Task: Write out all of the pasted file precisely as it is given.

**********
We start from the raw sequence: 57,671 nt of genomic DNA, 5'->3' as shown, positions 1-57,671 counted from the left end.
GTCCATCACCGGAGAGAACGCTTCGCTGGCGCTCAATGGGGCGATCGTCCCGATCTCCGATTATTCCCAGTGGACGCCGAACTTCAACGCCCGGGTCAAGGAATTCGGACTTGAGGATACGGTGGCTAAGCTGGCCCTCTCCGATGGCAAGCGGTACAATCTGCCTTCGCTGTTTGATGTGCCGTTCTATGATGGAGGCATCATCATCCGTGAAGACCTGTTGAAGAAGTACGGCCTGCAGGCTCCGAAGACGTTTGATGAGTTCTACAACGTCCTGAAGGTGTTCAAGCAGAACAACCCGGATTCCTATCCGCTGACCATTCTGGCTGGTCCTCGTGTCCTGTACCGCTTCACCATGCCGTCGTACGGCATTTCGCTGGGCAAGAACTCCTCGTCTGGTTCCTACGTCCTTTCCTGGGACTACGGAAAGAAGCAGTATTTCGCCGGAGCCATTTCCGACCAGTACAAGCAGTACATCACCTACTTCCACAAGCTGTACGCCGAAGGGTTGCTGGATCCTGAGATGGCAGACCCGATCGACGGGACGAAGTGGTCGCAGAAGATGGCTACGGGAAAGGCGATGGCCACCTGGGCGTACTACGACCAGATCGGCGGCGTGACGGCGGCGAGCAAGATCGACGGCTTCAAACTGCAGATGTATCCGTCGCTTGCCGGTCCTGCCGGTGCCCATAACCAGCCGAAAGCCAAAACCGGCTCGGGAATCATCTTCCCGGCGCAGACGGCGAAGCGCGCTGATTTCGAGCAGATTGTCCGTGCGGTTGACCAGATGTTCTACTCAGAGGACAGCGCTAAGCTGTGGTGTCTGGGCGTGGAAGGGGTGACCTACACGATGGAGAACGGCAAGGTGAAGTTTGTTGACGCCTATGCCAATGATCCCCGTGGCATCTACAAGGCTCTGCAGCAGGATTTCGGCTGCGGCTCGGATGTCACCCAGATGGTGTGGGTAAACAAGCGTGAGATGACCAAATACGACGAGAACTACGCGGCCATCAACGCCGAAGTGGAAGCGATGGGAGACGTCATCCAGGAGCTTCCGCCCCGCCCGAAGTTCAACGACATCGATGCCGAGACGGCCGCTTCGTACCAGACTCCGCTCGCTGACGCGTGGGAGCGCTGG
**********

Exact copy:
We start from the raw sequence: 57,671 nt of genomic DNA, 5'->3' as shown, positions 1-57,671 counted from the left end.
GTCCATCACCGGAGAGAACGCTTCGCTGGCGCTCAATGGGGCGATCGTCCCGATCTCCGATTATTCCCAGTGGACGCCGAACTTCAACGCCCGGGTCAAGGAATTCGGACTTGAGGATACGGTGGCTAAGCTGGCCCTCTCCGATGGCAAGCGGTACAATCTGCCTTCGCTGTTTGATGTGCCGTTCTATGATGGAGGCATCATCATCCGTGAAGACCTGTTGAAGAAGTACGGCCTGCAGGCTCCGAAGACGTTTGATGAGTTCTACAACGTCCTGAAGGTGTTCAAGCAGAACAACCCGGATTCCTATCCGCTGACCATTCTGGCTGGTCCTCGTGTCCTGTACCGCTTCACCATGCCGTCGTACGGCATTTCGCTGGGCAAGAACTCCTCGTCTGGTTCCTACGTCCTTTCCTGGGACTACGGAAAGAAGCAGTATTTCGCCGGAGCCATTTCCGACCAGTACAAGCAGTACATCACCTACTTCCACAAGCTGTACGCCGAAGGGTTGCTGGATCCTGAGATGGCAGACCCGATCGACGGGACGAAGTGGTCGCAGAAGATGGCTACGGGAAAGGCGATGGCCACCTGGGCGTACTACGACCAGATCGGCGGCGTGACGGCGGCGAGCAAGATCGACGGCTTCAAACTGCAGATGTATCCGTCGCTTGCCGGTCCTGCCGGTGCCCATAACCAGCCGAAAGCCAAAACCGGCTCGGGAATCATCTTCCCGGCGCAGACGGCGAAGCGCGCTGATTTCGAGCAGATTGTCCGTGCGGTTGACCAGATGTTCTACTCAGAGGACAGCGCTAAGCTGTGGTGTCTGGGCGTGGAAGGGGTGACCTACACGATGGAGAACGGCAAGGTGAAGTTTGTTGACGCCTATGCCAATGATCCCCGTGGCATCTACAAGGCTCTGCAGCAGGATTTCGGCTGCGGCTCGGATGTCACCCAGATGGTGTGGGTAAACAAGCGTGAGATGACCAAATACGACGAGAACTACGCGGCCATCAACGCCGAAGTGGAAGCGATGGGAGACGTCATCCAGGAGCTTCCGCCCCGCCCGAAGTTCAACGACATCGATGCCGAGACGGCCGCTTCGTACCAGACTCCGCTCGCTGACGCGTGGGAGCGCTGG